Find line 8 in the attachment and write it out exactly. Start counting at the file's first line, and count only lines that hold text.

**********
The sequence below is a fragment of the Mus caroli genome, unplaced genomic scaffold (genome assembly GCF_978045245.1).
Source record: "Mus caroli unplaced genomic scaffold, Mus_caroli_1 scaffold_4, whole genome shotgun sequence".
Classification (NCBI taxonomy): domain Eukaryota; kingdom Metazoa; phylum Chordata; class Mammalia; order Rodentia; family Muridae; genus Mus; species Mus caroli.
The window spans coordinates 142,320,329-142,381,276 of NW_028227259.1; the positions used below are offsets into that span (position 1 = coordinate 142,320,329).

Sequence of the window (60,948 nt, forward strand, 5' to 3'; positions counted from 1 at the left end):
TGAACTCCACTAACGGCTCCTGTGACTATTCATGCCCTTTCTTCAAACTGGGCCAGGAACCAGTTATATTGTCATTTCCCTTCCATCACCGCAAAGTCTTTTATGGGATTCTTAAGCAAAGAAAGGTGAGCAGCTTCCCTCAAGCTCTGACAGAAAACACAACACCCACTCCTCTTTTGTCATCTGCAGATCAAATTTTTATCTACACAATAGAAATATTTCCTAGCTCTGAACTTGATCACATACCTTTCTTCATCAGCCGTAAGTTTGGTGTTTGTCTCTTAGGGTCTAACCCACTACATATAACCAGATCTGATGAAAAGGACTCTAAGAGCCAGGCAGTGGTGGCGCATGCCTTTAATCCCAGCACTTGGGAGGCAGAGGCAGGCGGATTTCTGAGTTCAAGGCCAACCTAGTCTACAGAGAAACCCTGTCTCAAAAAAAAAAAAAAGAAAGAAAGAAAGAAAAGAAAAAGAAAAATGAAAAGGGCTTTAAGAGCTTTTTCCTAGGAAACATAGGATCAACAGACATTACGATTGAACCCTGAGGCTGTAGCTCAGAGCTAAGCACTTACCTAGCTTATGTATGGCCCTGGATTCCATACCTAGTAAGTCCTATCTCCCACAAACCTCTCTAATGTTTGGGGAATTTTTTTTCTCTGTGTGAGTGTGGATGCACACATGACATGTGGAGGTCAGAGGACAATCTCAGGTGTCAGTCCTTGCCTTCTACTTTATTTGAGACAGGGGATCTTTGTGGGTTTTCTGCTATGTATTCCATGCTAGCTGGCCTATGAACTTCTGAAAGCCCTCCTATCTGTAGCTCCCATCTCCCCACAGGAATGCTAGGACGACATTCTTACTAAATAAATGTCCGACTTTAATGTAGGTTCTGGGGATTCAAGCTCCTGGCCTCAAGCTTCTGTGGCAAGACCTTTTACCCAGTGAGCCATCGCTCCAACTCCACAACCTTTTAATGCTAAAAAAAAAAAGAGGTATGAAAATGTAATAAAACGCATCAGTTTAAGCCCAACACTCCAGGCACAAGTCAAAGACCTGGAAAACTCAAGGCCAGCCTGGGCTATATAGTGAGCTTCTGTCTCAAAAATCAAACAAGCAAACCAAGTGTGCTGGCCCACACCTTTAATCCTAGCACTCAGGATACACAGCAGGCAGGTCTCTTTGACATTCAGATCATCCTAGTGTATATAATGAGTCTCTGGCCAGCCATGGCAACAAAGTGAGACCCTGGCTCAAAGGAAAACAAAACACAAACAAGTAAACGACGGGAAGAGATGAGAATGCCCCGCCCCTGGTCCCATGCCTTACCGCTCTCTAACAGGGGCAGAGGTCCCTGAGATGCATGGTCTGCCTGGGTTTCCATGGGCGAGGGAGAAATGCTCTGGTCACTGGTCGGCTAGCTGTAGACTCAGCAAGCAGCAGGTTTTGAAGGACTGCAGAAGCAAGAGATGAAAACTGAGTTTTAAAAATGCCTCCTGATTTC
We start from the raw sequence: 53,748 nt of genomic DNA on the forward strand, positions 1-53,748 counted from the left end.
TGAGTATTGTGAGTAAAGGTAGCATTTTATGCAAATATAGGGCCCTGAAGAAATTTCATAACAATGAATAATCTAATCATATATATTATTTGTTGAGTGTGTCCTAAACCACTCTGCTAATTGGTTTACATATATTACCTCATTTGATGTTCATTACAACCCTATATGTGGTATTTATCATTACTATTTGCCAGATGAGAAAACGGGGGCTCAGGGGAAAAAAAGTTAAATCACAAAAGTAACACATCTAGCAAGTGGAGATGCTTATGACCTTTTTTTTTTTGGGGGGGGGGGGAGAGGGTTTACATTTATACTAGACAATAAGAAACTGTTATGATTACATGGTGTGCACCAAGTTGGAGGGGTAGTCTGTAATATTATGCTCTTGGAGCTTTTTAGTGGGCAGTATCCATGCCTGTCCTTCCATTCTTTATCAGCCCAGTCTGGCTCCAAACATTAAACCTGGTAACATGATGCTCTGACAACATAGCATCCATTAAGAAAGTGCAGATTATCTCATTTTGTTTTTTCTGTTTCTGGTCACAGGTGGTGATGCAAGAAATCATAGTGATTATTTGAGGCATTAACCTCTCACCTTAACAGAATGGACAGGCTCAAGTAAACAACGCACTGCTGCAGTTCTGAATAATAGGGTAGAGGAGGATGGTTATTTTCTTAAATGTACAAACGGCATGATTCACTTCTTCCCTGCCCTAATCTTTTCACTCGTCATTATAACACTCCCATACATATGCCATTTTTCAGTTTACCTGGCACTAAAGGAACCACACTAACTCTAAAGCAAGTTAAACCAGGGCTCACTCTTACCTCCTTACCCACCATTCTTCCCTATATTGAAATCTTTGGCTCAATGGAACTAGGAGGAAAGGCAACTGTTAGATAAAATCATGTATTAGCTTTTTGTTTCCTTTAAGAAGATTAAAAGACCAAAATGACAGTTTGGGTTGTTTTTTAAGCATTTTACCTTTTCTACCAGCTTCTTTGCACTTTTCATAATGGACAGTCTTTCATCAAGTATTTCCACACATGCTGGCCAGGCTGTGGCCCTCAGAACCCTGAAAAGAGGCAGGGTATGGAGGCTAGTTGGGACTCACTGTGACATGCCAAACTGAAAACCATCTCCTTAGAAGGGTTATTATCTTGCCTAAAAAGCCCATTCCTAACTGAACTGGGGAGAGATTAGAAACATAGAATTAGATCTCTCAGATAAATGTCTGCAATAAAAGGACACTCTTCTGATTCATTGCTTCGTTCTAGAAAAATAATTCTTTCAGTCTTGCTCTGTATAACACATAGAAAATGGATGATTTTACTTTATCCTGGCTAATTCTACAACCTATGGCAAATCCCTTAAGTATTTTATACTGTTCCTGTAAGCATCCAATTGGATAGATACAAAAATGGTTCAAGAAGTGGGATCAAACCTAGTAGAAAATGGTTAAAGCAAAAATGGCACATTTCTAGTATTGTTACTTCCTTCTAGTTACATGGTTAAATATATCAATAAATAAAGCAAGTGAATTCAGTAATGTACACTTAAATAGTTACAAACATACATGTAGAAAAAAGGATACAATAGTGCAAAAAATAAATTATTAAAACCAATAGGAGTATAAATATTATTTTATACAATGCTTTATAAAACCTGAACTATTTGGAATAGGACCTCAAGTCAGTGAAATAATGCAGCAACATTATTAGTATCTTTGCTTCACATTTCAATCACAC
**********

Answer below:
TGAGTATTGTGAGTAAAGGTAGCATTTTATGCAAATATAGGGCCCTGAAGAAATTTCATAACAATGAATAATCTAATCATATATATTATTTGTTGAGTGTGTCCTAAACCACTCTGCTAATTGGTTTACATATATTACCTCATTTGATGTTCATTACAACCCTATATGTGGTATTTATCATTACTATTTGCCAGATGAGAAAACGGGGGCTCAGGGGAAAAAAAGTTAAATCACAAAAGTAACACATCTAGCAAGTGGAGATGCTTATGACCTTTTTTTTTTTGGGGGGGGGGGGAGAGGGTTTACATTTATACTAGACAATAAGAAACTGTTATGATTACATGGTGTGCACCAAGTTGGAGGGGTAGTCTGTAATATTATGCTCTTGGAGCTTTTTAGTGGGCAGTATCCATGCCTGTCCTTCCATTCTTTATCAGCCCAGTCTGGCTCCAAACATTAAACCTGGTAACATGATGCTCTGACAACATAGCATCCATTAAGAAAGTGCAGATTATCTCATTTTGTTTTTTCTGTTTCTGGTCACAGGTGGTGATGCAAGAAATCATAGTGATTATTTGAGGCATTAACCTCTCACCTTAACAGAATGGACAGGCTCAAGTAAACAACGCACTGCTGCAGTTCTGAATAATAGGGTAGAGGAGGATGGTTATTTTCTTAAATGTACAAACGGCATGATTCACTTCTTCCCTGCCCTAATCTTTTCACTCGTCATTATAACACTCCCATACATATGCCATTTTTCAGTTTACCTGGCACTAAAGGAACCACACTAACTCTAAAGCAAGTTAAACCAGGGCTCACTCTTACCTCCTTACCCACCATTCTTCCCTATATTGAAATCTTTGGCTCAATGGAACTAGGAGGAAAGGCAACTGTTAGATAAAATCATGTATTAGCTTTTTGTTTCCTTTAAGAAGATTAAAAGACCAAAATGACAGTTTGGGTTGTTTTTTAAGCATTTTACCTTTTCTACCAGCTTCTTTGCACTTTTCATAATGGACAGTCTTTCATCAAGTATTTCCACACATGCTGGCCAGGCTGTGGCCCTCAGAACCCTGAAAAGAGGCAGGGTATGGAGGCTAGTTGGGACTCACTGTGACATGCCAAACTGAAAACCATCTCCTTAGAAGGGTTATTATCTTGCCTAAAAAGCCCATTCCTAACTGAACTGGGGAGAGATTAGAAACATAGAATTAGATCTCTCAGATAAATGTCTGCAATAAAAGGACACTCTTCTGATTCATTGCTTCGTTCTAGAAAAATAATTCTTTCAGTCTTGCTCTGTATAACACATAGAAAATGGATGATTTTACTTTATCCTGGCTAATTCTACAACCTATGGCAAATCCCTTAAGTATTTTATACTGTTCCTGTAAGCATCCAATTGGATAGATACAAAAATGGTTCAAGAAGTGGGATCAAACCTAGTAGAAAATGGTTAAAGCAAAAATGGCACATTTCTAGTATTGTTACTTCCTTCTAGTTACATGGTTAAATATATCAATAAATAAAGCAAGTGAATTCAGTAATGTACACTTAAATAGTTACAAACATACATGTAGAAAAAAGGATACAATAGTGCAAAAAATAAATTATTAAAACCAATAGGAGTATAAATATTATTTTATACAATGCTTTATAAAACCTGAACTATTTGGAATAGGACCTCAAGTCAGTGAAATAATGCAGCAACATTATTAGTATCTTTGCTTCACATTTCAATCACAC